‘Outlander’: Caitriona Balfe, Tobias Menzies on Claire & Frank’s Relationship in Season 3
Last fall I was fortunate enough to visit the set of Outlander in Scotland with a handful of other journalists. In addition to touring the production studio, we also got to tour the countryside and see the castles and other stunning locales that make up the show’s unique and unforgettable backgrounds. Another perk was that we got to interview the cast, both on camera (as you’ll see in the video below — it’s the same one as in the Sam Heughan interview, but just in case you missed it) as well as a chance to dive deeper into what we can expect from their characters in Season 3.
Caitriona Balfe and Tobias Menzies were then paired together for an in-depth discussion about Claire and Frank’s relationship in between Claire’s journey into the stones. Once she returned to the 1940s in Season 2, Frank came to terms with her disappearance as well as her pregnancy, and the two seemed to be looking for a way forward. Season 3 picks up with the pair having relocated to Boston where Frank as accepted a position at Harvard, and over the course of the first few episodes we see their life together — the good and the bad — over the two decades that follow before Claire decides to return to Jamie and the past.
Question: What is Claire feeling as she’s going through the stones?
CAITRIONA BALFE: When she came back to the 40s, pregnant … I think it’s many different things at once. Obviously, there’s a huge amount of grief. She knows, or feels, that by going through she’s effectively saying goodbye to Jamie, that he’s going to die on Culloden. So, there’s the grief of that. There’s probably the guilt of also leaving him. I’m sure she feels like she’s abandoning him in some ways. But she is pregnant and she has to protect this child that they’ve created together. I think it’s a little soon for her, at that moment, to sort of have the hope of what all of that will bring with it, but I think, yeah, I think she’s just very, it’s a very complicated thought process that she’s going through.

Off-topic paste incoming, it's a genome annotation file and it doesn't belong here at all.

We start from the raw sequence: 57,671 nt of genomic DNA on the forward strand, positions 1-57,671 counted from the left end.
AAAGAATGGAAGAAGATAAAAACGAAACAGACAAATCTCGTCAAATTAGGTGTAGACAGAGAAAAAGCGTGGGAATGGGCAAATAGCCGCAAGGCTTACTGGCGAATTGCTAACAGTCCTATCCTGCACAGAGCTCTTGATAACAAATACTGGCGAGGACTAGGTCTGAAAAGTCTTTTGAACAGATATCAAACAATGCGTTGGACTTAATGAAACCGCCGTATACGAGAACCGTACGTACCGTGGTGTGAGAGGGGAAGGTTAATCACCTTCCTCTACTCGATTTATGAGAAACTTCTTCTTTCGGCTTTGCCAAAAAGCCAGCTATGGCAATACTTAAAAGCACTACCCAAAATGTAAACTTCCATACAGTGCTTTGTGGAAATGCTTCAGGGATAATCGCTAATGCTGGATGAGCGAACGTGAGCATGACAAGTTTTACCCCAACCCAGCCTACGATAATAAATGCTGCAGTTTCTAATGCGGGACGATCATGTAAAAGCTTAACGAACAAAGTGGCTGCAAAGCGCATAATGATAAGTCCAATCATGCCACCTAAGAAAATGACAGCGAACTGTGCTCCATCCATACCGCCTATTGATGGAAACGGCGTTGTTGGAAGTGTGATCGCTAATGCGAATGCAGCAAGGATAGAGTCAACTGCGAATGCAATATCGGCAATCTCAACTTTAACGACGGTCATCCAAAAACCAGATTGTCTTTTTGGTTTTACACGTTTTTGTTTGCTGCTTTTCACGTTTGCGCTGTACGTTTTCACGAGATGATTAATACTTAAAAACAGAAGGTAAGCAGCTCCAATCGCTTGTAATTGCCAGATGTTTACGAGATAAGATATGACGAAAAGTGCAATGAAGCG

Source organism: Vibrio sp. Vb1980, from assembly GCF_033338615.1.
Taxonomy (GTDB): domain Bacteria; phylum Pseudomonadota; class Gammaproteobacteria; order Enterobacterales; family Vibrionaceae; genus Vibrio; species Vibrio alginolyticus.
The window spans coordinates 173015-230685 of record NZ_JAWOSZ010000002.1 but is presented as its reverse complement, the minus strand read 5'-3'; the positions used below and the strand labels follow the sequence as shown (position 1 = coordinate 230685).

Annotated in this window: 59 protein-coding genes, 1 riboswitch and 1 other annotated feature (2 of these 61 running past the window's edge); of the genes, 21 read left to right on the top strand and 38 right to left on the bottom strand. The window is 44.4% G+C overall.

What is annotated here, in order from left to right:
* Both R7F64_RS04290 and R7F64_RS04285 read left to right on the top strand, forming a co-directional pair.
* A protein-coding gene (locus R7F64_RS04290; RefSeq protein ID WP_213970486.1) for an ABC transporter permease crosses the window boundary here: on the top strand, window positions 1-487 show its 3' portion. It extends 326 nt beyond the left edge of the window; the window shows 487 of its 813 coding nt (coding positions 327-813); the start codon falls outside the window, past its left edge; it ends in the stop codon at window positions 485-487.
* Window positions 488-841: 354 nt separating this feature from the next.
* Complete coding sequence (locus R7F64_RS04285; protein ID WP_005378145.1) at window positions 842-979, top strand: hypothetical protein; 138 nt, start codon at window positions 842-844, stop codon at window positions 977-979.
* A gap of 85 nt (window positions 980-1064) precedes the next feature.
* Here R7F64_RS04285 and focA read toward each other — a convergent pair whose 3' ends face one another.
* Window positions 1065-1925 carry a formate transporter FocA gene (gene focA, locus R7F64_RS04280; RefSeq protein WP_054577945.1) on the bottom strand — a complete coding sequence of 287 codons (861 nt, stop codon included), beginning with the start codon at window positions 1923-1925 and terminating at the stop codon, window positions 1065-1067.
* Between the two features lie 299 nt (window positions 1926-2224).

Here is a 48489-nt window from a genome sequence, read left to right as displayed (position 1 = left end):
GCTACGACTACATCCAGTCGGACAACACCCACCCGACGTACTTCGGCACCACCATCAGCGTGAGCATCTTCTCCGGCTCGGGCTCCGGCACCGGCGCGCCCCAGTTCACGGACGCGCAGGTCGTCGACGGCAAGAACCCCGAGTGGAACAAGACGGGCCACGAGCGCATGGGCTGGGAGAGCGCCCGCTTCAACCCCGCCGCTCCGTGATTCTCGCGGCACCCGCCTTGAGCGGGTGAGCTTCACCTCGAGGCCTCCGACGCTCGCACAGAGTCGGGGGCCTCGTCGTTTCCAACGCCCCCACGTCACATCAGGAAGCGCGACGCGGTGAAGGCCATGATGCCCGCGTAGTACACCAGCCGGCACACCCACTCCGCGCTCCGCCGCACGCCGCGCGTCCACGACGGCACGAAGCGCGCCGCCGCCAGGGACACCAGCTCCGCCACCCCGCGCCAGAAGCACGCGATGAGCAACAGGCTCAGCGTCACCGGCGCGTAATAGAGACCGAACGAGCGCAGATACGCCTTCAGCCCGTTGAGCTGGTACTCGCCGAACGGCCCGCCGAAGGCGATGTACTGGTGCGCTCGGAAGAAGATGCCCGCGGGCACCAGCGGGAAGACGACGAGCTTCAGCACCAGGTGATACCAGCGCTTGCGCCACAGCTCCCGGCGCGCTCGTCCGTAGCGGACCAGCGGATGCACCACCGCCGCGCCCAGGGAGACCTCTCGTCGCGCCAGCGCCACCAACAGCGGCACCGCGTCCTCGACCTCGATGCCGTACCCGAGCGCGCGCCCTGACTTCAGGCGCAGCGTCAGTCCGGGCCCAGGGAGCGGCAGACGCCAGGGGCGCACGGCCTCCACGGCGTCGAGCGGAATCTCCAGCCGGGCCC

What are the expectations your characters have, going back into this relationship? What are they thinking will happen now, and how are they going to get through this?
BALFE: Well —
TOBIAS MENZIES: Different things.
BALFE: Very different. I think that the biggest thing for me, starting this season, was to remember that for Claire, she believes Jamie is dead. So once you sort of go through the grieving process and you allow yourself to put that person aside, there has to be this moment of … Claire really wants this relationship to work on many levels. Here is somebody who’s accepted her back, and he’s accepted her reasons for being away, more or less, and he’s agreed to raise this daughter as his own, so there’s a lot of admiration there for what Frank is offering her. I think that she really wants more than anything else that she can make this work, but of course it’s more difficult than that.
MENZIES: Yeah, I think the whole story between the two of them in these first three episodes is really kind of a study of the tragedy of two very well-meaning people just failing to reach each other. Obviously, you have the physical reality of this child that comes into the middle of it and that offers some hope, briefly, and maybe rekindles some of the optimism that maybe we had when we choose to start again. But essentially, the arc of it is a sort of dying fall, it’s them not managing to, I suppose, fill in what’s missing, which is … Claire is not in love with him.
MENZIES: That’s sort of challenging for both of them in different ways. I think Claire, as much as Frank, wants to love him. Claire almost as equally, probably, desires it herself, but it’s just, if it ain’t there, it ain’t there.